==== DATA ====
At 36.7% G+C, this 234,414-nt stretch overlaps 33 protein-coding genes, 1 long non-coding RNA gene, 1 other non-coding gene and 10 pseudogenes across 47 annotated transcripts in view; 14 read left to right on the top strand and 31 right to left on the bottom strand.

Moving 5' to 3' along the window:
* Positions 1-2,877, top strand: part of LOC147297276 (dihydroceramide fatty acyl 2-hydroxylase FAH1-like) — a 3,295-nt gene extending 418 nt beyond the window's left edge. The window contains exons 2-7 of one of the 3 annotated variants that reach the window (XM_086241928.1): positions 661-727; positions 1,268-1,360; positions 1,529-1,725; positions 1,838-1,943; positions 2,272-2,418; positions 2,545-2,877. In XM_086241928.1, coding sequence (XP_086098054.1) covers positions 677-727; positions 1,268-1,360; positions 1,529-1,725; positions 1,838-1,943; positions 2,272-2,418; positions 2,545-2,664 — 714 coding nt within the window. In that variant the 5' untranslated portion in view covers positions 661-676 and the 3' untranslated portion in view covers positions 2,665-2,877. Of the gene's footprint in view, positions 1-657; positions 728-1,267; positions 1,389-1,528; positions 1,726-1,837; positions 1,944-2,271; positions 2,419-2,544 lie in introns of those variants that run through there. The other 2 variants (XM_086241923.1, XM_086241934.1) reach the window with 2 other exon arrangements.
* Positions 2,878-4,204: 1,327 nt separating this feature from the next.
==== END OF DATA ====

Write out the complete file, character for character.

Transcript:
At 36.7% G+C, this 234,414-nt stretch overlaps 33 protein-coding genes, 1 long non-coding RNA gene, 1 other non-coding gene and 10 pseudogenes across 47 annotated transcripts in view; 14 read left to right on the top strand and 31 right to left on the bottom strand.

Moving 5' to 3' along the window:
* Positions 1-2,877, top strand: part of LOC147297276 (dihydroceramide fatty acyl 2-hydroxylase FAH1-like) — a 3,295-nt gene extending 418 nt beyond the window's left edge. The window contains exons 2-7 of one of the 3 annotated variants that reach the window (XM_086241928.1): positions 661-727; positions 1,268-1,360; positions 1,529-1,725; positions 1,838-1,943; positions 2,272-2,418; positions 2,545-2,877. In XM_086241928.1, coding sequence (XP_086098054.1) covers positions 677-727; positions 1,268-1,360; positions 1,529-1,725; positions 1,838-1,943; positions 2,272-2,418; positions 2,545-2,664 — 714 coding nt within the window. In that variant the 5' untranslated portion in view covers positions 661-676 and the 3' untranslated portion in view covers positions 2,665-2,877. Of the gene's footprint in view, positions 1-657; positions 728-1,267; positions 1,389-1,528; positions 1,726-1,837; positions 1,944-2,271; positions 2,419-2,544 lie in introns of those variants that run through there. The other 2 variants (XM_086241923.1, XM_086241934.1) reach the window with 2 other exon arrangements.
* Positions 2,878-4,204: 1,327 nt separating this feature from the next.